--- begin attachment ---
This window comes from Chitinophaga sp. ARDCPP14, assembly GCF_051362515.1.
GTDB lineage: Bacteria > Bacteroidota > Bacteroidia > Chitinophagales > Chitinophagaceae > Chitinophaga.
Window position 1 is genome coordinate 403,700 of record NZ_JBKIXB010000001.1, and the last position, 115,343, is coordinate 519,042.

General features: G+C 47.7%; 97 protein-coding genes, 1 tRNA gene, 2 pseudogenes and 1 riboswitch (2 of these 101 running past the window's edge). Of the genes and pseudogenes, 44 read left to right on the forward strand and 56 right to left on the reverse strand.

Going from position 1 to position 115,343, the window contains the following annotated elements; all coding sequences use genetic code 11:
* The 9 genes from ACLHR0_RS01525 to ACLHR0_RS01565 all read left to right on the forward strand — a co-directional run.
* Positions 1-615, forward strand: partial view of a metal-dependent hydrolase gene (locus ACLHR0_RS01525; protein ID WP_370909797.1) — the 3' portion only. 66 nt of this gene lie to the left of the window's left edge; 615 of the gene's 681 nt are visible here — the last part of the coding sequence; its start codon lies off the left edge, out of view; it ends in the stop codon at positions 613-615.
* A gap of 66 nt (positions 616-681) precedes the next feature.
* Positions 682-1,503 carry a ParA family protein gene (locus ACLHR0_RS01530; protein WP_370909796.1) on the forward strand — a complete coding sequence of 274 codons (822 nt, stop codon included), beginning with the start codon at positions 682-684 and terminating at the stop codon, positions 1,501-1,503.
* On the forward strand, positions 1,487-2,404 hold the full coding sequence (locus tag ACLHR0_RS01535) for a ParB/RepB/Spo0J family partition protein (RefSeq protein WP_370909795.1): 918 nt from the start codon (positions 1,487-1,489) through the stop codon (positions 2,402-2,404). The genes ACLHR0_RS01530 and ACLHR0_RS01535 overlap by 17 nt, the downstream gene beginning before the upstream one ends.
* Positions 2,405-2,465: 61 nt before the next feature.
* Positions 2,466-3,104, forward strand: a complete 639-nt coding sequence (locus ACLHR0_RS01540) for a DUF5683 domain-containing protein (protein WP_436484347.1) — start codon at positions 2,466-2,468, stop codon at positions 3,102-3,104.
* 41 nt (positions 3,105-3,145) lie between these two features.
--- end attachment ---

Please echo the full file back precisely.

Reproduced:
This window comes from Chitinophaga sp. ARDCPP14, assembly GCF_051362515.1.
GTDB lineage: Bacteria > Bacteroidota > Bacteroidia > Chitinophagales > Chitinophagaceae > Chitinophaga.
Window position 1 is genome coordinate 403,700 of record NZ_JBKIXB010000001.1, and the last position, 115,343, is coordinate 519,042.

General features: G+C 47.7%; 97 protein-coding genes, 1 tRNA gene, 2 pseudogenes and 1 riboswitch (2 of these 101 running past the window's edge). Of the genes and pseudogenes, 44 read left to right on the forward strand and 56 right to left on the reverse strand.

Going from position 1 to position 115,343, the window contains the following annotated elements; all coding sequences use genetic code 11:
* The 9 genes from ACLHR0_RS01525 to ACLHR0_RS01565 all read left to right on the forward strand — a co-directional run.
* Positions 1-615, forward strand: partial view of a metal-dependent hydrolase gene (locus ACLHR0_RS01525; protein ID WP_370909797.1) — the 3' portion only. 66 nt of this gene lie to the left of the window's left edge; 615 of the gene's 681 nt are visible here — the last part of the coding sequence; its start codon lies off the left edge, out of view; it ends in the stop codon at positions 613-615.
* A gap of 66 nt (positions 616-681) precedes the next feature.
* Positions 682-1,503 carry a ParA family protein gene (locus ACLHR0_RS01530; protein WP_370909796.1) on the forward strand — a complete coding sequence of 274 codons (822 nt, stop codon included), beginning with the start codon at positions 682-684 and terminating at the stop codon, positions 1,501-1,503.
* On the forward strand, positions 1,487-2,404 hold the full coding sequence (locus tag ACLHR0_RS01535) for a ParB/RepB/Spo0J family partition protein (RefSeq protein WP_370909795.1): 918 nt from the start codon (positions 1,487-1,489) through the stop codon (positions 2,402-2,404). The genes ACLHR0_RS01530 and ACLHR0_RS01535 overlap by 17 nt, the downstream gene beginning before the upstream one ends.
* Positions 2,405-2,465: 61 nt before the next feature.
* Positions 2,466-3,104, forward strand: a complete 639-nt coding sequence (locus ACLHR0_RS01540) for a DUF5683 domain-containing protein (protein WP_436484347.1) — start codon at positions 2,466-2,468, stop codon at positions 3,102-3,104.
* 41 nt (positions 3,105-3,145) lie between these two features.